The circuit diagrams of the linear comparator in the figures above are reduced to the simplest case that still incorporates the essential features, for sake of quick understanding.
The actual circuits may be somewhat more complex, but retain the same essential structure and features.
A fundamental Hogge article[2] is always referred to when describing the linear phase comparator in the technical literature of CDRs.

### Deliberately non-linear phase comparator (bang-bang)

A popular choice amongst designers is the so called “bang-bang phase detector”.
Its characteristics are well described in the fundamental article of J.D.H. Alexander [3]
It is a circuit easy to understand and easy to design.
Unfortunately it is strongly nonlinear:

• its operations consists in the generation of pulses of fixed amplitude and duration at every period of the local clock, and
• it detects only the sign of the phase difference but does not collect any information about the amount of the phase difference it detects.

The term detector is more appropriate in this case than the term comparator.
The bang-bang detector is in general easy to integrate. Sometimes (when the line pulses are at frequency close to the Ft of the technology [4]) it may even be the only possible comparator for a monolythic CDR.

#### The classic bang-bang phase detector

The bang-bang phase detector compares the negative edge of the clock with the data transition,
and the present data bit with the previous data bit.
Using 4 flip flops the resulting info is contemporarily available for one entire clock period.

The flip flop 3 is clocked with the negative edge of the local clock. This flip flop detects (when there is an transition in the input data) whether its sampling edge comes before (= Early) or after (= late) the transition in the incoming data.
The other three flip flops are clocked with the positive edge of the local clock, and make their outputs stable and contemporarily available for one entire clock period:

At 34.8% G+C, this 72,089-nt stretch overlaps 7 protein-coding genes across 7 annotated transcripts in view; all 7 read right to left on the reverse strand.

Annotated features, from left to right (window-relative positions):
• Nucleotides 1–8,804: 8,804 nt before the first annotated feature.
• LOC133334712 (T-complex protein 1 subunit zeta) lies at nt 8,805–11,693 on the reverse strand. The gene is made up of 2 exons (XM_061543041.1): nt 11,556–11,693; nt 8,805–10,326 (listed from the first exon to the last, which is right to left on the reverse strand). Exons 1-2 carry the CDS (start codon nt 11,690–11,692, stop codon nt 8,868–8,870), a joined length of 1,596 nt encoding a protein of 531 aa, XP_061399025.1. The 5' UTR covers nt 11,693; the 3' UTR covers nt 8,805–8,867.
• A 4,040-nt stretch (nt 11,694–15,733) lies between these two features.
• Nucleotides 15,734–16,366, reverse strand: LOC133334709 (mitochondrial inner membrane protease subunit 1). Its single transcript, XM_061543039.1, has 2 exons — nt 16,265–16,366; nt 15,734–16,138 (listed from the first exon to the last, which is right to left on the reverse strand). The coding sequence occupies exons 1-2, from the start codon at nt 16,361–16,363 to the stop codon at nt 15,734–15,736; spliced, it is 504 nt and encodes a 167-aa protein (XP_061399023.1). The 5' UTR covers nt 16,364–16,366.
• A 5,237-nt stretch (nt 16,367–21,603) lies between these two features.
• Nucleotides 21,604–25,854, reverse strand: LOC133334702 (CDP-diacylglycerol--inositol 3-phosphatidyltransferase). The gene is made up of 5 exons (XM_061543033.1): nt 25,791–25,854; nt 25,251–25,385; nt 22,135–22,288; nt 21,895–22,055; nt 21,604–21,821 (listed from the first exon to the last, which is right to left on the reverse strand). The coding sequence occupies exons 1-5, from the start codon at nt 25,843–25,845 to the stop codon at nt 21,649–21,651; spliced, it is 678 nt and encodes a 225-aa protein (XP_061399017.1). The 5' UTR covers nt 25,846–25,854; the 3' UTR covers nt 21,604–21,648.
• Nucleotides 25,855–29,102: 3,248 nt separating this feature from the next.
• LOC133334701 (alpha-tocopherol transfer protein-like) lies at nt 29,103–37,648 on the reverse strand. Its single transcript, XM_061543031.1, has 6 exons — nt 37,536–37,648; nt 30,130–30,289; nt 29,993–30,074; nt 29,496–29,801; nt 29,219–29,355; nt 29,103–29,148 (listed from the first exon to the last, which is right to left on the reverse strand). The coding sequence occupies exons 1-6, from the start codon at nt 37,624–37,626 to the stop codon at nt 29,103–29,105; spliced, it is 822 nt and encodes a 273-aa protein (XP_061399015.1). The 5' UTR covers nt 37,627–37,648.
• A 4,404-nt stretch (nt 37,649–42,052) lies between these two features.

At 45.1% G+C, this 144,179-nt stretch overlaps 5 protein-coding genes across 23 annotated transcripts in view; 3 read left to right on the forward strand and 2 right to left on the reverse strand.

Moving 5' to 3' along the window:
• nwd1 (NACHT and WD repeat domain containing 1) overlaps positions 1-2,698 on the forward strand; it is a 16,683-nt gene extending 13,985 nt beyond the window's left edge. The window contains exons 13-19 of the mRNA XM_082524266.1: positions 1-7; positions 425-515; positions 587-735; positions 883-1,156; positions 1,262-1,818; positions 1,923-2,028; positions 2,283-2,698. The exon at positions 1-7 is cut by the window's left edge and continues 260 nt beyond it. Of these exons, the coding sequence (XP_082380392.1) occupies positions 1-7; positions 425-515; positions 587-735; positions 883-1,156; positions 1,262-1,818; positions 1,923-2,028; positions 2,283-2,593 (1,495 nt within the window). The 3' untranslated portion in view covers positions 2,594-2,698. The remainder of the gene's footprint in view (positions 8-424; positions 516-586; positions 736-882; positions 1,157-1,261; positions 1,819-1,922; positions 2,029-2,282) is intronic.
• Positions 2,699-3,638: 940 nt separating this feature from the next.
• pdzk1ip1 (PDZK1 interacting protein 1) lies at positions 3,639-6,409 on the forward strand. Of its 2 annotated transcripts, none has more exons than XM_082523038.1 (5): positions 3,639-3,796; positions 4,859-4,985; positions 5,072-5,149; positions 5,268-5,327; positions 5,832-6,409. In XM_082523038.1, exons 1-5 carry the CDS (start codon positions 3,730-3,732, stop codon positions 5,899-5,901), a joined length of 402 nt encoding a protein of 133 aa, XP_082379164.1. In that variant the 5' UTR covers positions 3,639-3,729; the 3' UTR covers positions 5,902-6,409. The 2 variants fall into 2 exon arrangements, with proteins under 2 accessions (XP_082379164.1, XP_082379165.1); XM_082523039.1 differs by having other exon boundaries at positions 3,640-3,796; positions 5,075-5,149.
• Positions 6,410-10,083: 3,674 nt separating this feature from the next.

• Q1 : the result of sampling the input data waveform with the positive edge of the local clock;
• Q2 : the result of sampling the input data waveform, with the positive edge of the local clock, one clock period before;
• Q4 :
• the clock negative edge has been early (E=1) or late (E=0) with respect to the data transtion, if a transition has occurred;
• if no transition has actually occurred, Q4 tells the sign common to the two bits (but in this case, this signal is not relevant for phase detection).

It should be noted that this comparator requires a local clock with positive and negative edge equally spaced by half a clock period (duty cycle = 50% ).

This distance in time between the negative edge and the positive edge represent the time between the transition detection and the sampling of the received pulse.
If it is different from 50% of the clock period, then the sampling will deviate correspondingly from the optimum sampling instant, when the received pulse (supposed symmetric) is maximum, and the Bit Error Rate will worsen.

The output of the detector is made by the three signals, Q1, Q2 and Q4, but can essentially be resumed by two bits: T and E. 1. T = there has been, or there has not been, a transition in the input signal. T = Q1Q2 + Q1Q2 2. E = if there has been a transition, the local clock has been found either early or late.

Detector logic: which outputs are used depends on the type of loop filter
$Q_1$ $Q_2$ $Q_4$ $T$ $E$ ${\color{blue}\overline{UP}=\overline{T}+E}$ $DOWN=T*E$
0 0 0 0 0 1 0
0 0 1 0 1 1 0
0 1 1 1 0 0 0
0 1 0 1 1 1 1
1 1 0 0 1 1 0
1 1 1 0 0 1 0
1 0 1 1 1 1 1
1 0 0 1 0 0 0

Note that E is meaningless when T=0 (cells with light grey background), that is when no transition of data occurs.
The logic after the flip flops can be slightly modified if a charge pump is present, and generate the two signals UP and DOWN to drive the two current generators of the charge pump.